|Avinagillan - page describing the standing stone at Avinagillan, Knapdale, and its orientation.|
Standing Stone NR838674*
How to find : Follow the A83 south from Tarbert for 1km, then take the minor road on the right (signposted for Kilberry). After 1km go left on the B8024. After 2km look out for the stone in the field to the left (east).
Best time of year to visit : Lunar major standstill (see dates).
This is a single slab about 2 metres tall by one metre wide and about 20cm thick. It is aligned south-east to north-west.
To the north-west the horizon is very close and very high, and with the bearing of the stone gives a declination in the +40s, beyond any position the sun or moon can occupy.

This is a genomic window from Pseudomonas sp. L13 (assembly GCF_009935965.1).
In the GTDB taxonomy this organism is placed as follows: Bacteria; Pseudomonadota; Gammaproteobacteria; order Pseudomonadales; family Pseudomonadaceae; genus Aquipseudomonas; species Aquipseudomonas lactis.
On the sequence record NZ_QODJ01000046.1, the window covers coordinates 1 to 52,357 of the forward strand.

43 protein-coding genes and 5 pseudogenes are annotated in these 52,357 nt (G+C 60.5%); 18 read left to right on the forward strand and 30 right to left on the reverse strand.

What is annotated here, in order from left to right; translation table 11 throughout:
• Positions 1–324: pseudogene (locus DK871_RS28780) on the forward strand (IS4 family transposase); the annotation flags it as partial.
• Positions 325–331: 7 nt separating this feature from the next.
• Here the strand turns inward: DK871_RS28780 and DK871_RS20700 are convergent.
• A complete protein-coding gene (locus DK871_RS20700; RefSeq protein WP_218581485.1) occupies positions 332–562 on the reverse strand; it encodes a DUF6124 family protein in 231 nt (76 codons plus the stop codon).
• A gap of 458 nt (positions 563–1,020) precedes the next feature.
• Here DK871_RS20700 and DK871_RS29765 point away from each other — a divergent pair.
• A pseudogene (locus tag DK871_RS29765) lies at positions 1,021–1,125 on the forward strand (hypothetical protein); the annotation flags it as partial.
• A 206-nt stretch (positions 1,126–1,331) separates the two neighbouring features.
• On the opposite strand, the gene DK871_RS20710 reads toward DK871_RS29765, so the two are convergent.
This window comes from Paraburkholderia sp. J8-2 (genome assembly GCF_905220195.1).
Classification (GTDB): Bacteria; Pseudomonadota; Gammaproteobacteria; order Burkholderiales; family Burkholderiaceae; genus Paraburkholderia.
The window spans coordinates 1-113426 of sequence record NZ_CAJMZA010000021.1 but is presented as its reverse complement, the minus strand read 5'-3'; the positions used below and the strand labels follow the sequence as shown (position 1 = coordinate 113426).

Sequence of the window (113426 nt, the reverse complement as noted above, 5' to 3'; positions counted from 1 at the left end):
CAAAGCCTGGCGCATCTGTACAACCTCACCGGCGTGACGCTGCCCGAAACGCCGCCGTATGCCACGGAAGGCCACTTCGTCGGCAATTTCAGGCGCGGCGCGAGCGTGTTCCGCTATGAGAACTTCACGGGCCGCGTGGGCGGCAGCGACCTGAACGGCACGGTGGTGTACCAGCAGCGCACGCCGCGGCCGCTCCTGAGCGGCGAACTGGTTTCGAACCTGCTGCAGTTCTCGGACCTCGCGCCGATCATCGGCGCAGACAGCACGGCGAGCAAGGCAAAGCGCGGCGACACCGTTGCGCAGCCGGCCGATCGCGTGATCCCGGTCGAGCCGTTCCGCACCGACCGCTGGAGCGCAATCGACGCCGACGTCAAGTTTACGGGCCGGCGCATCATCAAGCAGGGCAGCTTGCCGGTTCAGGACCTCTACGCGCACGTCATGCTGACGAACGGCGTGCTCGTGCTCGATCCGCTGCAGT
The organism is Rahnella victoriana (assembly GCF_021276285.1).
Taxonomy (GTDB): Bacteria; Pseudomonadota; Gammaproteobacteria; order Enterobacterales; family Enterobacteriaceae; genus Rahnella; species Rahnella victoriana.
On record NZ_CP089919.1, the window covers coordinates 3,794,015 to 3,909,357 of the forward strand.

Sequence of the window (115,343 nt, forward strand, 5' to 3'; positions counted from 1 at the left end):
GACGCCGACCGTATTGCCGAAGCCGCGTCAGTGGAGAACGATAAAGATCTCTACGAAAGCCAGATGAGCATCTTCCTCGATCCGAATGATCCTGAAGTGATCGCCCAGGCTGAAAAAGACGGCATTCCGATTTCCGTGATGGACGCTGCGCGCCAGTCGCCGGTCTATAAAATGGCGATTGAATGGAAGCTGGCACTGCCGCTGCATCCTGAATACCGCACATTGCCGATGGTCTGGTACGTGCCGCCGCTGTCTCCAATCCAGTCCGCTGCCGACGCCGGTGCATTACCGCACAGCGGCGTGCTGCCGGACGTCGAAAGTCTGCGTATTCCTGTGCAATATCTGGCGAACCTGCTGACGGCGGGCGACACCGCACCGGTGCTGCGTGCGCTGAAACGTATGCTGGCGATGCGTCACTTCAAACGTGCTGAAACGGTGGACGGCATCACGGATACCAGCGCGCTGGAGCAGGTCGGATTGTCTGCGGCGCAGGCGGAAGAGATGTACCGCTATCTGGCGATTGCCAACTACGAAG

It would be suitable though for an indicator to the star Arcturus, the second brightest in the northern sky after Sirius, at the beginning of the 3rd millenium BC. The extremely high horizon height would mean of course that the star would be fully visible as it appeared. This may seem an unlikely interpretation of the function of the stone however. Also remember the star is no longer anywhere near this declination.
To the south-east the azimuth range defined by the stone is from 159.7° to 166.1°. The true horizon heights are hidden in summer by trees, with the first gleam of sky being visible to an observer at about 3.3°. At this height for each bearing the declinations are in the range -28.8° to -30.0°.
If the real height is about 2°, the declination values are then in the range -29.8° to -31.2°. The stone would then indicate the position of the most southerly full moon rising at the major standstill.